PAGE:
It does make sense that when urine is included in the manure, it would have higher salt content. Particularly in a feedlot, where (reportedly) higher salt levels are fed in order to make the animals retain water so they sell for more. If you’re getting manure from someone who has a couple of horses, it’s probably going to be different from manure from a beef feedlot.
This does not make all manure unusable. My FIL put manure on his garden (NE silty sandy loam) annually for decades and had wonderful gardens year after year. I have clay (which retains salts longer), mostly use my own compost, and wouldn’t use pure manure year after year. I do occasionally buy bagged products that have or probably have manure in them. No problems here.
A claim was made that Western soils retain more salt because they are alkaline. It was always my impression that Western soils retain salts better because it’s more arid in the West so they are not washed out. Regardless, it might be a good idea for Westerners to watch the amount of manure they add, and know what’s in it. Unfortunately in arid zones there is often a lack of green waste for composting, but there are lots of cattle so manure becomes an important source of OM for gardeners.
I was able to find a paper on extraction of HM from manures and it appeared that Cd, Hg, Pb were somewhat higher than they might be in native soils depending upon where you are. Based on the numbers I saw, it would take a looong time for them to become significant. However metals do accumulate (they don’t biodegrade) and the heavy ones likely don’t leach away (the more clayey the soil, the more they will stick). Basically any time you’re importing organic matter (or synthetic fertilizer, for that matter), any bioaccumulative constituents present are being added to your current load. Unless you can subsist entirely on your own compost made from your own waste, this is an inevitable consequence. How long would it take for Pb to build up to an unsafe level in topsoil if you’re adding so many lb of imported compost per sq ft per year? The math is not actually that complicated. What’s the HM content of non-manure based composts (i.e. the alternatives)? What’s the background level of HM in the soil to begin with? These are all things to consider, and there is no single answer due to the endless variations. Rejecting the use of manure based compost entirely, on the basis of HM content, is a very simplistic approach.
Sodium is the worst one, Tox, it can easlity create a hardpan in my Western clay. I wonder how much sodium is in 1-1-1 aged manure. You can look it up if you'd like to further research the subject. I'd be curious to know.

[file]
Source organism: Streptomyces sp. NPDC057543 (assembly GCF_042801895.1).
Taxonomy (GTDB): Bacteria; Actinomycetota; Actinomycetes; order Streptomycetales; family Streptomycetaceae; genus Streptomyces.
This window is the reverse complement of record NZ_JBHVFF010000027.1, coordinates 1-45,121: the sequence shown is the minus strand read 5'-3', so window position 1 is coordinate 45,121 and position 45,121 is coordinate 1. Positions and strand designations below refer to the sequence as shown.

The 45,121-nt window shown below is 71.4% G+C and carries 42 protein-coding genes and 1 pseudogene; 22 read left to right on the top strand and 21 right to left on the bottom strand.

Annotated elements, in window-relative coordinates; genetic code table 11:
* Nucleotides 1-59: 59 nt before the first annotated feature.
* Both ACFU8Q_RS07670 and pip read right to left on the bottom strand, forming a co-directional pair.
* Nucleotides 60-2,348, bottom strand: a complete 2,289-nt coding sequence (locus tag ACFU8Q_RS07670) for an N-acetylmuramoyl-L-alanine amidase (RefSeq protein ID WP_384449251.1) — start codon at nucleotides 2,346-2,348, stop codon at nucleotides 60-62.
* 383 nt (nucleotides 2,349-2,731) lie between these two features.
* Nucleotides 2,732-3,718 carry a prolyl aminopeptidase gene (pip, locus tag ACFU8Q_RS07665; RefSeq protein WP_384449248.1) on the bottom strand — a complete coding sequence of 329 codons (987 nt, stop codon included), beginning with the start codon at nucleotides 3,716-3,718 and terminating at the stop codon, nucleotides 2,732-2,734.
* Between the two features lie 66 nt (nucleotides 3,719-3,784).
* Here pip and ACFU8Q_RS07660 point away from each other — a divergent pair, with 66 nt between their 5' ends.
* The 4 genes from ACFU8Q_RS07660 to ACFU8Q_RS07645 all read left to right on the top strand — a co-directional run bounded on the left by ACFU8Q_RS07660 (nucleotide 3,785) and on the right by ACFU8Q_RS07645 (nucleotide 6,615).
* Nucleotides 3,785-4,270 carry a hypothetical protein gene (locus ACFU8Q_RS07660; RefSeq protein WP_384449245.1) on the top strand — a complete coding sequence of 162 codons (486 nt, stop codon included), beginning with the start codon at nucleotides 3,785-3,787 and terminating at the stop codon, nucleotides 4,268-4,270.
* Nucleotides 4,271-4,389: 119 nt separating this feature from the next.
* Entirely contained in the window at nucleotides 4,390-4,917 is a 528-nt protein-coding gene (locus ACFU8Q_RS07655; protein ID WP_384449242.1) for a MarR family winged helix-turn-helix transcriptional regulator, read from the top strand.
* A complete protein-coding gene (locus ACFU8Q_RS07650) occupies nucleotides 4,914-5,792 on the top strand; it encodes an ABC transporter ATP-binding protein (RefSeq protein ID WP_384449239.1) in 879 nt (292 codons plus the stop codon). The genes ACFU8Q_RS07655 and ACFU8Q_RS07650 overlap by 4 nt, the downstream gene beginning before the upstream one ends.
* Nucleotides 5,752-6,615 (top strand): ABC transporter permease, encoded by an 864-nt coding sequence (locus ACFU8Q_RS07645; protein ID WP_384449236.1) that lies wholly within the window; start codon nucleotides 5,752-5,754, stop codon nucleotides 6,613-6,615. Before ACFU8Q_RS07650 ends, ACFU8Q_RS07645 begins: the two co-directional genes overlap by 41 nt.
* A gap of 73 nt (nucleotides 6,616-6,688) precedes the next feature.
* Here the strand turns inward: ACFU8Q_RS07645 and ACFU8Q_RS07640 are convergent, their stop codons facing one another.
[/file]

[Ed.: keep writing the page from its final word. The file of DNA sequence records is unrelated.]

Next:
Phosphorus is also unnecessary in most soils, and an environmental pollutant, as well. If there is enough carbon in the soil, phosphorus is readily available.
For the record, I have used aged manure on more than one occasion, including over the entire lawn, on two occasions in the last ten years. However, I found that nearly finised compost (still a little bit chunky, with the largest pieces about one eighth of an inch), derived from tree trimmings, had better results as a top dressing for our bermuda grass. It retained water better, lasted longer, and there was no brief, initial schock to the grass, at all.
I've also used a cubic foot each of aged steer manure on three grapevines that I planted bare root late this winter. Virtually everything I try to discuss, I have tried, or have experienced, including hard pans, peat moss, pine bark and manure, before discussing pros or cons.
In Western areas, not only is the soil generally alkaline, but the irrigation water is generally alkaline, as well, because of the local minerals it is running through or over. So there is no easy way to leach out excessive salts without rain water doing the job, which I do collect, in very large quantities, for special situations and plants.
It's potentially a problem too, as it runs across the roofing material over the house. I'd love to have a tile or slate roof, but it's pretty expensive.
You can look at it this way, alkaline soils are low in H+, so any positively charged particle such as Na+, it latches, and clings tightly, onto. In order to be released, it takes rain water, which has a slight excess in H+, to exchange with the Na+ and flush it out. But another characteristic of Western areas is very limited rainfall. M
This post was edited by Mackel-in-DFW on Tue, May 27, 14 at 14:26